Cloud Link Roundup #6 – Money in the Cloud, Paradigm Shift, the Sky is Falling, and More

April 22 2011 | By | in Unified Monitoring

Every Friday we like to highlight some of our favorite posts on Cloud Computing, service orientated infrastructure, Devops, and anything else that grabbed our attention over the week. Here are seven great articles from the week of April 18th that are worth taking a look at. Enjoy!

There is money to be made, but somewhere along the way you have to charge for the service and you need to provide good value for that service. Since “cloud” adoption is still just that–being adopted–you have to be willing to “think big, start small and by all means keep it moving.”

What concerns me, however, is when vendors tout cloud applications (also known as software as aservice, or SaaS) that aren’t real cloud applications. Real cloud applications deliver incredible benefits, but only if they were designed to be cloud applications, and are delivered in a true cloud model.

Cloud computing customers will want to investigate open-source cloud software for the same reason they are eager to have cloud- interoperability standards developed — to help them avoid being locked in to a single cloud vendor and to make it easier to integrate apps, virtual machines or other elements from external clouds or those of its business partners, says James Staten, vice president and principle analyst at Forrester.

Anyone who thinks the cloud era of computing is not a paradigm shift is not paying attention. The benefits of instant, low-cost computing are everywhere. New companies are starting at a record clip, creating new products, services and jobs. Science and business are harnessing computing like never before. And our mobile world is being powered by more and more robust services, driving both consumer delight and business efficiency. It is a whole new ballgame — and it’s just getting started.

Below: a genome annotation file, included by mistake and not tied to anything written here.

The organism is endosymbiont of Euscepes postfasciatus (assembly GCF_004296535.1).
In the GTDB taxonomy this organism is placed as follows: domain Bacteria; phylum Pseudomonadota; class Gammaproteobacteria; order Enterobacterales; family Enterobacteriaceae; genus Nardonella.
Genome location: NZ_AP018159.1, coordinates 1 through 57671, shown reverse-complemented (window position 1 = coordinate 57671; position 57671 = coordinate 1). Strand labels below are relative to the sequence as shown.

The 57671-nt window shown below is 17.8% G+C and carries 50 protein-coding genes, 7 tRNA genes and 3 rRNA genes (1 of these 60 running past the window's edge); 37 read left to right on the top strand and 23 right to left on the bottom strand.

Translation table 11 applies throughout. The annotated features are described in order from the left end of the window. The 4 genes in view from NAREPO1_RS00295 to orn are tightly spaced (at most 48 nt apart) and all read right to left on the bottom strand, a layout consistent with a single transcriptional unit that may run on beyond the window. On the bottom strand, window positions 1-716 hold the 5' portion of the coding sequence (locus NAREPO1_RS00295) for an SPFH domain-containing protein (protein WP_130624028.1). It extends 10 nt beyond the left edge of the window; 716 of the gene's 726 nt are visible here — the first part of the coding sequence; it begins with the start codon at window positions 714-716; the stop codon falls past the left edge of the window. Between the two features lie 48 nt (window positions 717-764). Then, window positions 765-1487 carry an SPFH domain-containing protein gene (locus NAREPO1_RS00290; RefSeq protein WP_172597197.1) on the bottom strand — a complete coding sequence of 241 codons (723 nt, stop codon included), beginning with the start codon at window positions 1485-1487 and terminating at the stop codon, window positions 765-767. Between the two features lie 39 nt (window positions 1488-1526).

This morning, multiple availability zones failed in the us-east region. AWS broke their promises on the failure scenarios for Availability Zones. It means that AWS have a common single point of failure (assuming it wasn’t a winning-the-lottery-while-being-hit-by-a-meteor-odds coincidence). The sites that are down were correctly designing to the ‘contract’; the problem is that AWS didn’t follow their own specifications. Whether that happened through incompetence or dishonesty or something a lot more forgivable entirely, we simply don’t know at this point.

Accenture and the LSE surveyed more than 1,035 business and IT executives and conducted more than 35 interviews with cloud providers, system integrators, and cloud service users. The key finding: There’s a gap between business and IT. Businesspeople see the excitement and business benefits of cloud computing, so they’re pushing for it. However, IT people see cloud computing as causing issues with security and lock-in, so they’re pushing back.

Fast virtualization saves money To maintain its 11 data centers, the NYC HHC had a fairly painful upgrade cycle. Every year, the corporation had to replace hundreds of servers and supporting hardware. By quickly virtualizing their servers and reducing the number of data centers, NYC HHC saved about $8 million by avoiding those upgrade costs.

Josh Duncan is a former IT manager turned product marketer. In addition to writing on the topic of cloud operations for Zenoss he also writes on the topic of product marketing and can be found on Twitter at @Joshua_d.